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Lightning battle rust versus rest with a full week between games

While Tampa Bay has been waiting, the other three conference semifinals went the full seven games.
Lightning left wing Barclay Goodrow (19) embraces goaltender Andrei Vasilevskiy (88) as they celebrate a win over the Bruins on Saturday.
Lightning left wing Barclay Goodrow (19) embraces goaltender Andrei Vasilevskiy (88) as they celebrate a win over the Bruins on Saturday. [ COLE BURSTON | The Canadian Press via A ]
Published Sep. 4, 2020|Updated Sep. 5, 2020

A weeklong break in play probably wasn’t the scenario the Lightning expected when they completed their conference semifinal against the Bruins on Monday night.

But it’s the situation they’re in. The Western Conference semifinals ended with Game 7s on Friday night, and the other Eastern Conference semifinal ends with Game 7 tonight.

It’s the first time since 2013-14 that three of the four semifinal series went the full seven games. That has happened only five other times since 1972-73, three of them in the past 20 seasons.

The Lightning are expected to open the East final against either the Flyers or Islanders on Monday in Edmonton after traveling today from Toronto, their home for the past 41 days. Both conference finals and the Stanley Cup final will be played in Edmonton.

A set series schedule and a change of scenery will help the Lightning reset before the conference final begins.

“We got to toss out six itineraries, so that was good,” coach Jon Cooper joked Friday. “You get a little nostalgic here. It’s been weird, but we’re looking forward to moving on because moving on somewhere else, it means that we’ve advanced and we’re doing something right. I think it’ll be a good chance with the new surroundings to be like a reset for us.”

The Lightning spent the early part of the week away from the ice. Thursday afternoon was their first practice since Monday’s game.

Since the Lightning’s exhibition game against the Panthers on July 29, Tampa Bay has played 15 games in 34 days. But things could be worse: On Friday in their West Game 7, the Canucks played their 17th contest in 34 days, dating to their first matchup of the playoff qualifying round against the Wild on Aug. 2.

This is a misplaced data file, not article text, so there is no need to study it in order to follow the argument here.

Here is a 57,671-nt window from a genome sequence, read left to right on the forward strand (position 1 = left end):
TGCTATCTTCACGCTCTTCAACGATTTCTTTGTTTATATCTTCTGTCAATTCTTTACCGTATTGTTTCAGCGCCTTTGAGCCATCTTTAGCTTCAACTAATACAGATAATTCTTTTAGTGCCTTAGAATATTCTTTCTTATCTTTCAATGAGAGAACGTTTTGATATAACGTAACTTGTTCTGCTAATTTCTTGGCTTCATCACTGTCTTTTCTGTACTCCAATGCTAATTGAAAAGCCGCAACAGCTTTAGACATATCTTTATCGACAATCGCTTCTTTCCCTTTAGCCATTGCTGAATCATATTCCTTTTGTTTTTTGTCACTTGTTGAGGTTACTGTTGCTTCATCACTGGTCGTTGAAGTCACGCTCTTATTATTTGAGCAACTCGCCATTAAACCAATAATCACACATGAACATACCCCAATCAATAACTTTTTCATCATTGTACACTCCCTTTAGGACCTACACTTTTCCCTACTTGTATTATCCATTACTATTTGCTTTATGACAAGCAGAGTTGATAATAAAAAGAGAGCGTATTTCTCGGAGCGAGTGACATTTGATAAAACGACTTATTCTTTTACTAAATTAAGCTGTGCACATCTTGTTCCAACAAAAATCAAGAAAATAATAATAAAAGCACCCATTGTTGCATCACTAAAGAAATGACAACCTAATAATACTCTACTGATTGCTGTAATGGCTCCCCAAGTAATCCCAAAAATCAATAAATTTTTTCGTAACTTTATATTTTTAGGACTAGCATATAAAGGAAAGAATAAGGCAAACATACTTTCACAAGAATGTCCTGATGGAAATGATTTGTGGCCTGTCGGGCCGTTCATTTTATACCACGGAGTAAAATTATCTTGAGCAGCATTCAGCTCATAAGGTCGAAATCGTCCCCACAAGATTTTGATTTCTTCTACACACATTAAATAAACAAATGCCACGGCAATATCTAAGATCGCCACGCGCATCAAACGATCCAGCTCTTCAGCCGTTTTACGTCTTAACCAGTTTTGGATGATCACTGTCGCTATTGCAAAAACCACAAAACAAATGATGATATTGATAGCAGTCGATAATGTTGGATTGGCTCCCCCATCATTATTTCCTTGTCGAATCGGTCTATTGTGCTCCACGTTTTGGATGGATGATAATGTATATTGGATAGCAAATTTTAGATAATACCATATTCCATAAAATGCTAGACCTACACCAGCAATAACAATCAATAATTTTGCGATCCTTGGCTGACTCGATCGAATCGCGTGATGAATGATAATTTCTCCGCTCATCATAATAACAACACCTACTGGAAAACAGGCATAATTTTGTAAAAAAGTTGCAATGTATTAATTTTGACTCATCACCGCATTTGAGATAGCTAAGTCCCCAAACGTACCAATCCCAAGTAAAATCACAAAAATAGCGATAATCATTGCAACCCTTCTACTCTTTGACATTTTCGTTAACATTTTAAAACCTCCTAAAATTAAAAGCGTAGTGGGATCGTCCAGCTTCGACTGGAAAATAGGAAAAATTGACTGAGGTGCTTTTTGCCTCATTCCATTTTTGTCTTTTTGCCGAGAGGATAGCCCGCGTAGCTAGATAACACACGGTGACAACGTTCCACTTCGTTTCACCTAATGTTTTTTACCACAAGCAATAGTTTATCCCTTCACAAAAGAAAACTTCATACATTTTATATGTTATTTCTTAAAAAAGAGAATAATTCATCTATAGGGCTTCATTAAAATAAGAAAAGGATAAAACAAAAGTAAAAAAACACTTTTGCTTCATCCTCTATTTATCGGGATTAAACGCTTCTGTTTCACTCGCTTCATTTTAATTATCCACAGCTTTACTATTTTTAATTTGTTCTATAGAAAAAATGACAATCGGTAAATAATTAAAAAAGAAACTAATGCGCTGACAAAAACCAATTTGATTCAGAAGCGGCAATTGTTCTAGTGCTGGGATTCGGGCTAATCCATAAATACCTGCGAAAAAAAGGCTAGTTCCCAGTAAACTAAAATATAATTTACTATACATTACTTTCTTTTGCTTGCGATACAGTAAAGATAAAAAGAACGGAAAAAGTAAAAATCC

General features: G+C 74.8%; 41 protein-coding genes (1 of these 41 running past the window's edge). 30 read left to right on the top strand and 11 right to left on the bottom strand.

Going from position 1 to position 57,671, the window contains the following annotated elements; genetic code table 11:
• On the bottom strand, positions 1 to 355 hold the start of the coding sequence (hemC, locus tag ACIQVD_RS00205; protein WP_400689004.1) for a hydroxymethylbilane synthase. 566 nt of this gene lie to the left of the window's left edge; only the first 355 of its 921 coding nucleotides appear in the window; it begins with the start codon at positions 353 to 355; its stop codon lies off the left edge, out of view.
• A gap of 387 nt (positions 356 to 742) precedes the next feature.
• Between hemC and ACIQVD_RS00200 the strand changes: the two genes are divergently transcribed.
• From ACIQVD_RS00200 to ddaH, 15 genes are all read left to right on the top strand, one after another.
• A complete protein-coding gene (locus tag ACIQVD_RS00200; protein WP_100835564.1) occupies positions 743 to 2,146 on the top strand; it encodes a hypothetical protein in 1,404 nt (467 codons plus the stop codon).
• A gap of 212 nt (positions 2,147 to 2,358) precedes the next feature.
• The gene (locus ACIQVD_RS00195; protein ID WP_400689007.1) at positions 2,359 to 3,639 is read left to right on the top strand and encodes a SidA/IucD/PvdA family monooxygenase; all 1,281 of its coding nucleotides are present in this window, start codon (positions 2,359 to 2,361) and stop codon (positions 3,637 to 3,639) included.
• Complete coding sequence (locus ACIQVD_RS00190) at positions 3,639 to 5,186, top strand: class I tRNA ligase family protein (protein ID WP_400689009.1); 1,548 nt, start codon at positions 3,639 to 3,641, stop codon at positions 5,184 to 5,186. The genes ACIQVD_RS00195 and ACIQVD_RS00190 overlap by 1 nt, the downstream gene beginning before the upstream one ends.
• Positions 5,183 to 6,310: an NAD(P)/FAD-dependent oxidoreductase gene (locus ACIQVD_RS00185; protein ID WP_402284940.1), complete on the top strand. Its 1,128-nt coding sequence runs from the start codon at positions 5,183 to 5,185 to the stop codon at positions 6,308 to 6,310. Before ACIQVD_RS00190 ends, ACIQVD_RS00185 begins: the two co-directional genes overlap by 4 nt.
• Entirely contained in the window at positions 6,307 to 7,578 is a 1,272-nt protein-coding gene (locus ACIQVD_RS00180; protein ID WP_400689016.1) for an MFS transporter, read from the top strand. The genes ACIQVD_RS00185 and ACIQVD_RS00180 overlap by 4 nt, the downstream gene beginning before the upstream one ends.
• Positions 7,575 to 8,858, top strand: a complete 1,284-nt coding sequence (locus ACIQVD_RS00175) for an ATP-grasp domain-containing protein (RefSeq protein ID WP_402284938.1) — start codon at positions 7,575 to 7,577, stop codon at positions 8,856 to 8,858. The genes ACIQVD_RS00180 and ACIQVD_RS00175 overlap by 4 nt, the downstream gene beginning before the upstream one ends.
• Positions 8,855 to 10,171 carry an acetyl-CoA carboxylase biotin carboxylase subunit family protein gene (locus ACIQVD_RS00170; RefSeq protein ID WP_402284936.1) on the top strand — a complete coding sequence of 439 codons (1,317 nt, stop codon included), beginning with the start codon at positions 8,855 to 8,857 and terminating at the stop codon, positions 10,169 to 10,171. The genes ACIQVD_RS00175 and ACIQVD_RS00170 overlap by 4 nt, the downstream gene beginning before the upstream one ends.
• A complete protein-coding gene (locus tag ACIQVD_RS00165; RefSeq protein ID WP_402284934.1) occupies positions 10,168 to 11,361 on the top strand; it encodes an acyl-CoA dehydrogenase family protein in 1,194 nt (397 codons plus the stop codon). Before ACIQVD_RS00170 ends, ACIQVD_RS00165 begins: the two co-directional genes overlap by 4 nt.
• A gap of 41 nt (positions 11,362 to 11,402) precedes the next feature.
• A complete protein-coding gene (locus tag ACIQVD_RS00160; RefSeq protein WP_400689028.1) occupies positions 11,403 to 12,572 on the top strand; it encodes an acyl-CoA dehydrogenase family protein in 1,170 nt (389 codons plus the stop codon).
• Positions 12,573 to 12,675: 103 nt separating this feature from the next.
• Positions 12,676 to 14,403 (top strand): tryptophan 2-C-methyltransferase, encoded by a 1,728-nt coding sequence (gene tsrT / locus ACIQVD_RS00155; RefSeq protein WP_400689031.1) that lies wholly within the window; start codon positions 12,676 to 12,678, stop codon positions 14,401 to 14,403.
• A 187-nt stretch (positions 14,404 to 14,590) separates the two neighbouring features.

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Cooper has said that practice is more about keeping players moving than it focusing on new drills or installing new systems. After two days off this week, he said, he was impressed with the level of intensity the players had and how they skated.

Cooper said Thursday it’s impossible to replicate game intensity in practice, so it comes down to keeping the mental side of the game in check. Mindsets are what make managing breaks in play difficult, he said.

“And the longer we wait — we’ve done this before, we’ve had some series won in five games before, and you don’t want to have to wait too long because you don’t want to lose your edge,” he said. “But at this point, right now, rest and recovery is paramount. And we’re getting that. Those days are like gold, so you have to take advantage of that.”

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Lightning forward Alex Killorn said Friday he liked the way the team practiced the past two days. Though the sessions weren’t long, they were high-paced and productive. The Lightning do the best they can to simulate game conditions.

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“You want to make sure in these days you get your rest, because that’s definitely an advantage over teams that are playing,” he said. “But you also don’t want to lose that edge going forward, that edge you had when you were playing every other day.”

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The week’s rest has been helpful for injured players such as Nikita Kucherov and Steven Stamkos.

Kucherov was hit in the face by a high stick from Boston defenseman Zdeno Chara on Monday and returned to practice Thursday.

Stamkos, out with a lower-body injury suffered in voluntary workouts during the league’s shutdown, has yet to play this postseason. Behind the scenes, Cooper said, Stamkos has still played a part. Cooper said he would have another update on Stamkos before the start of the conference final.

“He’s just as big of a supporter of our group as anybody,” Cooper said. “It’s good to see.”

Contact Mari Faiello at Follow @faiello_mari.


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